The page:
This article originally was published in the BSR Insight.
A recently published investigative report by the Associated Press has brought attention to the issue of child labor, which continues to afflict the palm oil industry.
Unfortunately, the problem is not new — and neither are efforts to put an end to it. Over the years, leading agriculture companies have set ambitious targets (both individually and jointly) to eradicate child labor. However, child labor is a complex issue, and its root causes, such as high rates of poverty and lack of educational infrastructure, require holistic multi-stakeholder approaches and solutions. Furthermore, the complexity of global agricultural commodity supply chains mean that human rights issues often are concealed beyond tier 1 due to a lack of transparency. This often makes it challenging to identify and address potential and actual harms to children.
Nevertheless, palm oil companies need to introduce and implement individual policies and management practices in their operations to prevent child labor from occurring. Palm oil companies also should ensure that proper child labor remediation processes are developed and carried out if instances of child labor are identified in their own and/or suppliers’ operations.
To this end, BSR supported the development of agribusiness group Wilmar’s Child Protection Implementation Manual, in collaboration with global buyers. The manual is intended to guide Wilmar’s suppliers and contractors in Indonesia toward a better understanding of the steps required to protect and safeguard children’s rights, and it is also applicable to the wider agriculture industry.
The complexity of global agricultural commodity supply chains mean that human rights issues often are concealed beyond tier 1 due to a lack of transparency.
Underpinned by the Convention on the Rights of the Child (CRC), the U.N. Guiding Principles on Business and Human Rights and other international standards, the manual provides a guide for Wilmar and its Indonesian suppliers to establish and implement policies related to safeguarding and protecting children from child labor and other forms of abuse in their operations as well as remedial actions.
Based on UNICEF’s Child Safeguarding Toolkit for Business, Wilmar’s manual outlines six practical due diligence steps and preventative measures that palm oil companies can take to protect and safeguard children in their operations and supply chains:
- Conduct a child protection risk assessment to understand how a company’s activities, employees or representatives pose risks to children either through a standalone self-assessment or integrated within its own risk or impact assessment process while engaging with external child rights experts.
- Conduct a gap analysis of existing policies and practices to understand the extent to which child protection has been integrated into the company’s risk assessment and management processes.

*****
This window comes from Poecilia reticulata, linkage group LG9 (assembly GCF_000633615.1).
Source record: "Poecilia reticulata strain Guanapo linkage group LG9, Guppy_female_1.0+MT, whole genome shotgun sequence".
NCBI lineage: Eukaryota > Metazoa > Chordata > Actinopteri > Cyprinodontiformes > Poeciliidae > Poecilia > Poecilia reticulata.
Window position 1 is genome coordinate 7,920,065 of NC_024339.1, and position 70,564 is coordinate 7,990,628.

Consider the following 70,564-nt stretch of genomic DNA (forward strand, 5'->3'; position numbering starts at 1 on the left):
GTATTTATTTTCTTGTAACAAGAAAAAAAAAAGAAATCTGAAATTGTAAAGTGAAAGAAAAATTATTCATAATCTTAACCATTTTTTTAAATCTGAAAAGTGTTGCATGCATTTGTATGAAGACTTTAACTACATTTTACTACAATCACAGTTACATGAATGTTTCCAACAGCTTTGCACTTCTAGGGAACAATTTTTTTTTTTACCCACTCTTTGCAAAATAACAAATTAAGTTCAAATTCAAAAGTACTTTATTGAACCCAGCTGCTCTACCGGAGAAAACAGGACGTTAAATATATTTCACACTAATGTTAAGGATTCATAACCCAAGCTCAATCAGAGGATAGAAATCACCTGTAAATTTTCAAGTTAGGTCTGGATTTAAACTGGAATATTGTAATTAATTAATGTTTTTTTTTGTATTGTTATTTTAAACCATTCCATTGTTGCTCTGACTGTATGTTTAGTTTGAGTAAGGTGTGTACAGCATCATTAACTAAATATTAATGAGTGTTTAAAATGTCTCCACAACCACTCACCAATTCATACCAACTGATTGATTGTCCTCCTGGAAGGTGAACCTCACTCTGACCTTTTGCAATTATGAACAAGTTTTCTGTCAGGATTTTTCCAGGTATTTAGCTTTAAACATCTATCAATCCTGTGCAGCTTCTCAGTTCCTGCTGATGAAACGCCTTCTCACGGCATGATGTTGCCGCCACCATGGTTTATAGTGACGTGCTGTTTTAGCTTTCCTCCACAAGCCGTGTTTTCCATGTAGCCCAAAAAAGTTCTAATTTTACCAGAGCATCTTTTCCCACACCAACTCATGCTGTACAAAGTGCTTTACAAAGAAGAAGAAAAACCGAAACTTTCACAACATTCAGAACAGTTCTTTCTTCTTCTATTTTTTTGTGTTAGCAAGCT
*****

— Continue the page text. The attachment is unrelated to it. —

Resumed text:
- Develop a policy commitment to set out the company’s responsibility to respect human rights, including children’s rights. The commitment should be approved at the highest level of the business, embedded across all operations and communicated internally and externally.
- Develop an implementation plan detailing how the Child Protection policy will be operationalized and embedded within the company.
- Establish a reporting structure to receive and respond to reports regarding the welfare of a child. This reporting structure can either can build on existing company policies and reporting structures or standalone structures solely related to child protection issues.
- Provide guidance for employees on how to take appropriate actions when concerns about a child’s safety and welfare are raised using the company’s reporting structure and grievance channels.
The manual is also aligned with the Roundtable on Sustainable Palm Oil (RSPO)’s Guidance on Child Rights for Palm Oil Producers to strengthen child rights protection while further improving compliance with the RSPO certification standard. The RSPO guidance aims to improve the livelihoods of children and their communities while providing support for interventions and to minimize potential adverse impacts.
In the event that instances of child labor are found — even when hiring policies and practices, age verification and workplace assessments are in place — Wilmar’s manual also provides guidance on how to develop a child labor remediation plan.
A remediation plan should include a set of operational principles to guide a company’s responses on a case-by-case basis according to the best interests of the child. Supporting a child’s education or employment for their parent/guardian are just a few remedial actions that companies can take once the child is removed from work while keeping their best interests at the center of all decision-making.
In order to monitor implementation and impact of the manual, BSR will continue to work with Wilmar to conduct a pilot of the Child Protection Implementation Manual with a selected supplier in Indonesia at the operational level. Together, we will test and refine the manual’s practical applicability, build supplier capacity to address child protection issues in palm oil estates in Indonesia and subsequently share key lessons learned with Wilmar’s supplier base in Indonesia. We hope that these practices will be widely adopted across the palm oil industry.
For more information on Wilmar’s Child Protection Implementation Manual and any questions about the next phase of work, or to learn more about BSR’s work on business and human rights, including children’s rights, please reach out to connect with our team.